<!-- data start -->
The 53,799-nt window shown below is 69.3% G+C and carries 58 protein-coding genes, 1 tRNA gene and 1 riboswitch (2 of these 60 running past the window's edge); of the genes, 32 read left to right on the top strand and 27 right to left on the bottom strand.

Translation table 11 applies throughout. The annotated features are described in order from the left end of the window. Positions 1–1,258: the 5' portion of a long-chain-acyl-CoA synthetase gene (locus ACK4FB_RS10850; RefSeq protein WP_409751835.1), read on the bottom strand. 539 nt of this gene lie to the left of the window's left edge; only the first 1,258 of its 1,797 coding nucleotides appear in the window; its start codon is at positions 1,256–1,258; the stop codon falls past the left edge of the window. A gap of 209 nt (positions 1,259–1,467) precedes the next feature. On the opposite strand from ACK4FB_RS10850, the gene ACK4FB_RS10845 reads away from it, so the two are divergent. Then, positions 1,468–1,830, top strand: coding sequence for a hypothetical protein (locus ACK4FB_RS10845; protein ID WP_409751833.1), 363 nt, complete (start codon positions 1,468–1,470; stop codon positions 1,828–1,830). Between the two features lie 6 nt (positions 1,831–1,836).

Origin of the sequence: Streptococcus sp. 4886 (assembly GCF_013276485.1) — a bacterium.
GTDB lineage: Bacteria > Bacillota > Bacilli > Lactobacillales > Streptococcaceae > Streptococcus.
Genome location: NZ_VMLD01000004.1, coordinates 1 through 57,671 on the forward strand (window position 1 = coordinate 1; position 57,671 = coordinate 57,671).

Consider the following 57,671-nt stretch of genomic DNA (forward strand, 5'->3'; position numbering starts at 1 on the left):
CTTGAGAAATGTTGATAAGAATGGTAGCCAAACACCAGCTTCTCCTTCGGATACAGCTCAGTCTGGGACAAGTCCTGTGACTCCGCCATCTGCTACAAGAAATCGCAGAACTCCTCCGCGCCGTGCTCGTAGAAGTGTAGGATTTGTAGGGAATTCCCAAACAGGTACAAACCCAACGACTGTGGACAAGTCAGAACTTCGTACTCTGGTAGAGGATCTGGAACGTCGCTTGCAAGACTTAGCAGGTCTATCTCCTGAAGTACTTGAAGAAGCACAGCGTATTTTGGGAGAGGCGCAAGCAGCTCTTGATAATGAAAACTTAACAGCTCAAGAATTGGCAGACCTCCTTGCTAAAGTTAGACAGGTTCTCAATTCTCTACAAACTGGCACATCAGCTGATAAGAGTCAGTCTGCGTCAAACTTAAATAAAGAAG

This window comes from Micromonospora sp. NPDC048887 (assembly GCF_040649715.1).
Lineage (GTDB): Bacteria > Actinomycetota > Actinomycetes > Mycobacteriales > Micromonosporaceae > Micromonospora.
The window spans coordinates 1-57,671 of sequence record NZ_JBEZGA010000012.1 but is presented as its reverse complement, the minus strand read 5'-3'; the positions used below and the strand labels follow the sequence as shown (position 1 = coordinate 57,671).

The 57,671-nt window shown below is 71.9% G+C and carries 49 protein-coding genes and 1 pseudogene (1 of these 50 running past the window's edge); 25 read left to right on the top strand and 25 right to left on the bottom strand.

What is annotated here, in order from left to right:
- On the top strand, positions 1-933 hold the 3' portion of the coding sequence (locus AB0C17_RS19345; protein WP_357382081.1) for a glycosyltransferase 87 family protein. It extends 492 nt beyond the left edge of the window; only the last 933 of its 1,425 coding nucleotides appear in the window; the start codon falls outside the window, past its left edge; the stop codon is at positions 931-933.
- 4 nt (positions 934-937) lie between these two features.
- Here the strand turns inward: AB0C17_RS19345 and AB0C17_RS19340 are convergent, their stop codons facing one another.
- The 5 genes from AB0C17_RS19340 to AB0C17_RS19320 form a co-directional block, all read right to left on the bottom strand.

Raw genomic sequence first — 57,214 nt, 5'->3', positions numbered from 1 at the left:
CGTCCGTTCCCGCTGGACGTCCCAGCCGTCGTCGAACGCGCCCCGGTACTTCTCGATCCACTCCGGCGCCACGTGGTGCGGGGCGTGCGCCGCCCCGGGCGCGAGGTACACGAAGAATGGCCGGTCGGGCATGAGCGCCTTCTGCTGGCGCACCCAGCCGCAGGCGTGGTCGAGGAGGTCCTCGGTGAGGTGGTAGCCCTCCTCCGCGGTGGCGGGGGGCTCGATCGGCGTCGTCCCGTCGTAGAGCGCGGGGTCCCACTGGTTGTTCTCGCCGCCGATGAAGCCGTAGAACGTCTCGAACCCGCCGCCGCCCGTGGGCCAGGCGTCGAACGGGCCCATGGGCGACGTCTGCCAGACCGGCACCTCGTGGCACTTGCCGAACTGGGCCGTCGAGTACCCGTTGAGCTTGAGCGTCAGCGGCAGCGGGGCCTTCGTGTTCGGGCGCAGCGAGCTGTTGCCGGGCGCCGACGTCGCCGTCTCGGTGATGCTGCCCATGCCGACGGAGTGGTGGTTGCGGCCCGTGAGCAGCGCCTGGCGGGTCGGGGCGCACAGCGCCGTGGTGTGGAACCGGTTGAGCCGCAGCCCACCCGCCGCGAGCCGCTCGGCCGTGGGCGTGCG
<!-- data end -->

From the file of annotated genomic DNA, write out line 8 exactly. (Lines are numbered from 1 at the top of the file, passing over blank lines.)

This window comes from Micromonospora sp. NPDC048887 (assembly GCF_040649715.1).